How do we want to remember this unusual time that we’re living in?
Some people would rather forget it all, and who can blame them — it’s a time filled with massive anxiety and uncertainty. But some people, like Indianapolis photographer Gabrielle Cheikh, want to remember the positives, like spending time with family and finding beauty in sharing simple moments.
With her photo project, At Home: Family Portraits in Quarantine, Cheikh focuses her camera on two dozen Indy families — from a safe distance — to catch a glimpse of each family while they shelter at home.
What was the motivation behind your photo project?
I’m not the only one with this idea — it is a movement happening everywhere right now. But I thought to do it when my family and I were making breakfast together one morning. [My son] Charlie smiled at me in a way that I haven’t seen before, and it dawned on me that, even though what is happening is horrible and tragic and stressful, being able to slow down as a family, and spend a different amount of time together, was such a blessing. The more families that I talked to, the more I realized that a lot of us were learning how to connect with our family in a more intimate way.
My favorite part of my business is that I get to capture special moments for families. In that moment when Charlie smiled at me, I wished that someone was there to save that moment for us. These are the moments in my life that I want to save and remember forever. These are the moments that I want to capture for others. So, what a more unique time to capture that connection between a family than now?
I also wanted to find a way to somehow support my community during a time where I am unable to contribute financially or in a more physical way.
You chose to photograph families who live in the Meridian-Kessler neighborhood. Why there, and how did you find families to participate?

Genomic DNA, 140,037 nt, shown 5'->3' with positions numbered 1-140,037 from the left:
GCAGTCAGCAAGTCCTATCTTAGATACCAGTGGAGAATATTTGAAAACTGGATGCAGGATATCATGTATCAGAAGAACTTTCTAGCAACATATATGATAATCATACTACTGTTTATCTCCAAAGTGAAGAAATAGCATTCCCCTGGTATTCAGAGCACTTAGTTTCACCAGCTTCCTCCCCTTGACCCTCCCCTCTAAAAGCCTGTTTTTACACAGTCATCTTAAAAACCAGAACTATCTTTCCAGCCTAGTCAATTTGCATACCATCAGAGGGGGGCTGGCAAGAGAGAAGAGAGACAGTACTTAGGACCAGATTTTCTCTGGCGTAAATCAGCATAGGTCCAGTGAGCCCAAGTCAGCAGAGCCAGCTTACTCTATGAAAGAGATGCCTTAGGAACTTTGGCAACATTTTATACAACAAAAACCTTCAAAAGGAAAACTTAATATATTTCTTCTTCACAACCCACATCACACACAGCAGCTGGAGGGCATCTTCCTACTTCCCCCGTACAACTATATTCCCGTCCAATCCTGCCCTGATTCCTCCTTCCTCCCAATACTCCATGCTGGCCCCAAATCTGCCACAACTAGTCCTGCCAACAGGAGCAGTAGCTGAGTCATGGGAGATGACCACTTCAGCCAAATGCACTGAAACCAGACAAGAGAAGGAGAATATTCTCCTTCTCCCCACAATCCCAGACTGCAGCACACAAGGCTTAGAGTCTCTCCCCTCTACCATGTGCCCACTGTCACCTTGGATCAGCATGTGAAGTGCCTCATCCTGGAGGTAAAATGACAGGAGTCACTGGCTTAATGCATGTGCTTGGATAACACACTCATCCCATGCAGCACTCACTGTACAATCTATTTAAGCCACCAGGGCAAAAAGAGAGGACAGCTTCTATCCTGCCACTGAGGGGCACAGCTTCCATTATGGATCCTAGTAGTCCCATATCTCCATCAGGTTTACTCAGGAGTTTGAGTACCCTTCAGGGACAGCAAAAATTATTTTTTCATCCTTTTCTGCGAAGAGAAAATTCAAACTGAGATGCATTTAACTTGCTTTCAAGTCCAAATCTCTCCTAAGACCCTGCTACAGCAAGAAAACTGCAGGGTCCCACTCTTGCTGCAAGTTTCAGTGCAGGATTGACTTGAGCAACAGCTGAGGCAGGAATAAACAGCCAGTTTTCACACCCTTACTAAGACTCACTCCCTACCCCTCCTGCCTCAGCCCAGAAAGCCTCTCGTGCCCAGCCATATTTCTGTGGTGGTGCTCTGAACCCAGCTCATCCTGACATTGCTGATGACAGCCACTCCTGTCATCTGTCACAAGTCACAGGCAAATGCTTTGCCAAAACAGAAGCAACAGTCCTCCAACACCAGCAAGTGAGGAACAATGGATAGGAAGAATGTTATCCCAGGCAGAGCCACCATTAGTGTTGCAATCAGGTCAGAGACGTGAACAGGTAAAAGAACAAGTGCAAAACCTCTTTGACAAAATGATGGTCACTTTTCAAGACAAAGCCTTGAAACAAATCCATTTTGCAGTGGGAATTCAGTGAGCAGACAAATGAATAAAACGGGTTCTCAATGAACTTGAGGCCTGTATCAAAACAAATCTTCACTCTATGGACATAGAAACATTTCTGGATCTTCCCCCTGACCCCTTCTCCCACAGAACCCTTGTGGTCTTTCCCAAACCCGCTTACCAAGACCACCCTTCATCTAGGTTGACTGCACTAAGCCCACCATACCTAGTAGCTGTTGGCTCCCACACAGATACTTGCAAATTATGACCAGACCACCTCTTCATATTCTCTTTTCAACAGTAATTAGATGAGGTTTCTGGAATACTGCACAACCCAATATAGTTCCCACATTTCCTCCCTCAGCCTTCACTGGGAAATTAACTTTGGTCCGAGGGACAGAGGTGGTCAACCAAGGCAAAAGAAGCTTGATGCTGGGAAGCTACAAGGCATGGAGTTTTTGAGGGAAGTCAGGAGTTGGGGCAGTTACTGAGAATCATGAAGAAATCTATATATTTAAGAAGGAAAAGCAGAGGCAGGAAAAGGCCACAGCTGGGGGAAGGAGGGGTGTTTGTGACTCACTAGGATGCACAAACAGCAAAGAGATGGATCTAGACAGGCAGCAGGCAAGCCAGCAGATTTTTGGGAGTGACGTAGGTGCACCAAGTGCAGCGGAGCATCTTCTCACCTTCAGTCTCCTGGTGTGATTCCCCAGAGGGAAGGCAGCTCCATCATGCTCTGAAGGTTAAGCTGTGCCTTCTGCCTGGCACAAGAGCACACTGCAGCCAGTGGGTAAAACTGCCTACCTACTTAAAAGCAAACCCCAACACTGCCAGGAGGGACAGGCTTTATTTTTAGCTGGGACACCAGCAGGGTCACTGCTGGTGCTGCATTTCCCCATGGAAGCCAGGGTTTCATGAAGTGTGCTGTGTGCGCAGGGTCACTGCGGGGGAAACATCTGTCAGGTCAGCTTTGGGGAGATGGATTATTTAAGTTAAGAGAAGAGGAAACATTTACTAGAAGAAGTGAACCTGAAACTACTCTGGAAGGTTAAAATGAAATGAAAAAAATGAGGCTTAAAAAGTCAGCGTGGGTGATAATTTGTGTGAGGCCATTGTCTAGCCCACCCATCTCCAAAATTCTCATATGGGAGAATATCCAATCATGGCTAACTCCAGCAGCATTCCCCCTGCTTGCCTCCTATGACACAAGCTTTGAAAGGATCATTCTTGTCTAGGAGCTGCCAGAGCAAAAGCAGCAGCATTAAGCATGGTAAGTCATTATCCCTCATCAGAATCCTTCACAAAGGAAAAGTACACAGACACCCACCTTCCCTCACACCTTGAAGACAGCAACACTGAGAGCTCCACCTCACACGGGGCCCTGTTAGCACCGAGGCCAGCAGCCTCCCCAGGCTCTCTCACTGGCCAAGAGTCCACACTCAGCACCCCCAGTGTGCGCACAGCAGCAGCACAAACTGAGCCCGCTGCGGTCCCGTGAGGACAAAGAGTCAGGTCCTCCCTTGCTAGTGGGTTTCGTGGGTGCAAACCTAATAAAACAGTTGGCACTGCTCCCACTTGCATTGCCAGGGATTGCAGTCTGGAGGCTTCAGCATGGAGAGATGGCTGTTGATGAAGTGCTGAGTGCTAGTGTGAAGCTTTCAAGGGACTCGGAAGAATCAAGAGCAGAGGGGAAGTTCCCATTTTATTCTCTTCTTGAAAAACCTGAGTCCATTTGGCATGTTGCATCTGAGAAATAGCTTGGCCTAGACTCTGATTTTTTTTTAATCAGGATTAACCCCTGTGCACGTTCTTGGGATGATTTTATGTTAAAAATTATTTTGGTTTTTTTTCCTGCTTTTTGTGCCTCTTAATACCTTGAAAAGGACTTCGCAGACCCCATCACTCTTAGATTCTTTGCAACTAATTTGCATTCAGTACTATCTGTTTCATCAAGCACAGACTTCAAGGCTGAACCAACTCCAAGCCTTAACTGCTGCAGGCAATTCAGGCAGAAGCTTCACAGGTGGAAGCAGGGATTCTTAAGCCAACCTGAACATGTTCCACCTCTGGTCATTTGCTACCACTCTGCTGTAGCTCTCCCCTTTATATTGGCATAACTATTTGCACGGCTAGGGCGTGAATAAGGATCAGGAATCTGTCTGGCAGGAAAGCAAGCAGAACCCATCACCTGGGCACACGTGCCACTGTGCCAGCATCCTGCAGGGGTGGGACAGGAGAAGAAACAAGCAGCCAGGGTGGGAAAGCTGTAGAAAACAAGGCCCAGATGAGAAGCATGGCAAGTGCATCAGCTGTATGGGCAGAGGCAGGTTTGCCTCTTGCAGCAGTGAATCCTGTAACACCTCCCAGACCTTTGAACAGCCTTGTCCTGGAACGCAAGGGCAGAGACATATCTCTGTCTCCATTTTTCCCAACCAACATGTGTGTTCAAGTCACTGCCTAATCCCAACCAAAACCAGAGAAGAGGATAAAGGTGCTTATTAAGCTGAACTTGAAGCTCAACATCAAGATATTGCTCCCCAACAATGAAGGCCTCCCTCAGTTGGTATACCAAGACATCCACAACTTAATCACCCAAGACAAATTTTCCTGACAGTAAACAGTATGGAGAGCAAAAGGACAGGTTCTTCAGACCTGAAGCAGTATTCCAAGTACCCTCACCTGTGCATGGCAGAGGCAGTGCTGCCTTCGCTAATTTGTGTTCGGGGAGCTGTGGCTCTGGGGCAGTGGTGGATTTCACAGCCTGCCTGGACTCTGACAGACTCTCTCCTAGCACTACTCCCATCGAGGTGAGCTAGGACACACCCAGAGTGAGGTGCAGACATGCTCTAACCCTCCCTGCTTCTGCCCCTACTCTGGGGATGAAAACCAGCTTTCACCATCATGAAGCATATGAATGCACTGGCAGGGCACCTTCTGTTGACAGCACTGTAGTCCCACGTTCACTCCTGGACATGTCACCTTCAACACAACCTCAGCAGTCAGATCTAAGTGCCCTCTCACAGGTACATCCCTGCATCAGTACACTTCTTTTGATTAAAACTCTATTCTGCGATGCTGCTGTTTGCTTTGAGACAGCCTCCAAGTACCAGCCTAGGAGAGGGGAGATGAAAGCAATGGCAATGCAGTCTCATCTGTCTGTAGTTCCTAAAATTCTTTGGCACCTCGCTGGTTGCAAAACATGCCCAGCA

I chose a neighborhood that I grew up in and where I have found some of my closest friends and community. It was a way to give back to those who have given so much to me. I posted a call-out to the Midtown Parents Facebook group. I was shocked by how many people reached out. I asked everyone who participated to make a personally comfortable contribution to Second Helpings as compensation for the images.
What can you tell us about the family who appears on our cover?
The Bracketts and I have a lot of history, so it’s fun that they were chosen for the cover. I have photographed their story since their engagement through their wedding, their girls’ first year and more. I was even at the hospital with them to photograph the birth of their second daughter. They are abundantly sweet and fun.
We are being encouraged to practice social distancing now. What kind of safety precautions did you take during your photo shoots?
During my typical family sessions, I really love to get close to my families to capture those sweet, intimate moments. Obviously, these shoots required a very different approach. All of my shoots were done from a safe distance of at least 10 feet or more with a long lens. Most of them were done from the street or curb to ensure that everyone felt comfortable and safe.
Even in the short time that I had with each family, we connected in a really unique way to these times. I learned so much about their families, the way they were coping, and a little of what their “normal” lives looked like within minutes. It’s been incredibly special to find this new little community through this project.
How are you and your family holding up during this time?
Although this unusual situation is causing some new stress in our lives, our family is, in some ways, thriving. My husband and I are both used to working from home with our toddler, so we haven’t suffered the shock of trying to balance work and children.
In some ways, this time is incredibly stressful financially because my [photography] business is vital for our family, and currently I am, in the financial sense, unemployed. It is a very scary time for my business. But we are trying to keep the faith that things will fall back into place once I can begin taking on jobs.
Because my usually busy shooting schedule is on pause, we are spending a lot of time connecting with friends and family, focusing on personal health, and making our home and garden a special place for our family. We are really trying to take this time to find the things that make our family come alive together, and figure out how we can maintain that when “normal” life resumes.
I feel pretty grateful in some ways for this paused moment in time to really enjoy every little moment with our son, who is changing by the hour these days.